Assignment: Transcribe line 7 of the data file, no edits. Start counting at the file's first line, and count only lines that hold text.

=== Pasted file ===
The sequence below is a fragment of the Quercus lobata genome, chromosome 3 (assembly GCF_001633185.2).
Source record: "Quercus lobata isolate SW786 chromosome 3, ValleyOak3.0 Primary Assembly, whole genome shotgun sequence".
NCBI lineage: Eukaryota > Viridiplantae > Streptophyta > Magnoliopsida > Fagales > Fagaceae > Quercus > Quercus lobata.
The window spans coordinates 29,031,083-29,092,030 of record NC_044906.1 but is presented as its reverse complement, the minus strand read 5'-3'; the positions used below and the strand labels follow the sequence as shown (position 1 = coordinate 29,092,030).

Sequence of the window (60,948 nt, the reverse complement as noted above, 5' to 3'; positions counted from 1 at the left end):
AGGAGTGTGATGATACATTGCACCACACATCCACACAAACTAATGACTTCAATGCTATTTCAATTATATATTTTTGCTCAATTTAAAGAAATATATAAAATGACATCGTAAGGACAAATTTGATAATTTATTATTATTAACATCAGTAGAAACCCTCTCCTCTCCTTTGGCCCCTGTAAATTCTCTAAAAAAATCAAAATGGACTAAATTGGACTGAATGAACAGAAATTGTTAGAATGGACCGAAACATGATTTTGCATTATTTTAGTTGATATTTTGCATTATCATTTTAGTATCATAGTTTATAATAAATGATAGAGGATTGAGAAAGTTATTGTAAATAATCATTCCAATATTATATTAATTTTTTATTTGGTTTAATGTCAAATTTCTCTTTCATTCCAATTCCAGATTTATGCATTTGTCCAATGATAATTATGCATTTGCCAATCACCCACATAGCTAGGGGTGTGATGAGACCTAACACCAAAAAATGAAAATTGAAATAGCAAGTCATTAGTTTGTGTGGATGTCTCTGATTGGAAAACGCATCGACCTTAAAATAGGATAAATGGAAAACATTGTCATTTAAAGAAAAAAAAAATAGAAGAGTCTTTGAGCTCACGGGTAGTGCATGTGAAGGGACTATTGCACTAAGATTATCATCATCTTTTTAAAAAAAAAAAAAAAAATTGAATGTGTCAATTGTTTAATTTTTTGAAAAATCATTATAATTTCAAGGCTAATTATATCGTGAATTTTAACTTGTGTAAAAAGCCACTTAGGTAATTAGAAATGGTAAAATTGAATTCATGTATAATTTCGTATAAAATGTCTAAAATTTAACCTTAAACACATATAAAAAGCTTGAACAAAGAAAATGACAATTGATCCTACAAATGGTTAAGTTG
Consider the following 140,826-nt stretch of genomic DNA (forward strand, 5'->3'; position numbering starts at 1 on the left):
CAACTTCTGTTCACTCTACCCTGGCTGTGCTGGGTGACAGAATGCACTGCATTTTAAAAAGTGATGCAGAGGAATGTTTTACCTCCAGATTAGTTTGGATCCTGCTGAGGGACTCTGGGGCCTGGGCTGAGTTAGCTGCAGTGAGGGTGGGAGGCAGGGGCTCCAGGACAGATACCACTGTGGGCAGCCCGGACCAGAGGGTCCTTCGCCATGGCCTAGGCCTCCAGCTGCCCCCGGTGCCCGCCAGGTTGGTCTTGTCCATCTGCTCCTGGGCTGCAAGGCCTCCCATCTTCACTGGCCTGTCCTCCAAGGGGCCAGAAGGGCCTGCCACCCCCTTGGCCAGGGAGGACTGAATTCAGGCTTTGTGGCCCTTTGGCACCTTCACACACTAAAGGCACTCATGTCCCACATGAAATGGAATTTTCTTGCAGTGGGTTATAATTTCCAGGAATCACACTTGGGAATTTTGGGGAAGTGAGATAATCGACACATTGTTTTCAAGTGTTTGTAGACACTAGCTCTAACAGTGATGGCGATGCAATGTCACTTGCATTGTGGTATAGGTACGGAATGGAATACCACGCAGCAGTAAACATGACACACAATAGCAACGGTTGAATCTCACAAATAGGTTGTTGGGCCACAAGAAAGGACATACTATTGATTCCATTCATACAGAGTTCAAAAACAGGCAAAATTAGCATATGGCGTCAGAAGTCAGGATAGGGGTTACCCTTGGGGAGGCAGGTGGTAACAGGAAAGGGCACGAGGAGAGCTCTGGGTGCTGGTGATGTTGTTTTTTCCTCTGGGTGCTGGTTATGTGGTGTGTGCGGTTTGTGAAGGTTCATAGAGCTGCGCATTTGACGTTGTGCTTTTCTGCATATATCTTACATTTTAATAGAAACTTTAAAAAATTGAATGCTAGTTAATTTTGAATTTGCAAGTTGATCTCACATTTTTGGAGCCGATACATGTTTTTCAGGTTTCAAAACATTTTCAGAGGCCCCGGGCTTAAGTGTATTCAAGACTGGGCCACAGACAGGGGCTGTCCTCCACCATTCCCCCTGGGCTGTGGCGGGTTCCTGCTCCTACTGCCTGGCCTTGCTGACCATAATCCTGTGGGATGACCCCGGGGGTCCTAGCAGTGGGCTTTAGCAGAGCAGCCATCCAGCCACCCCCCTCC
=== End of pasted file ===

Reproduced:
Consider the following 140,826-nt stretch of genomic DNA (forward strand, 5'->3'; position numbering starts at 1 on the left):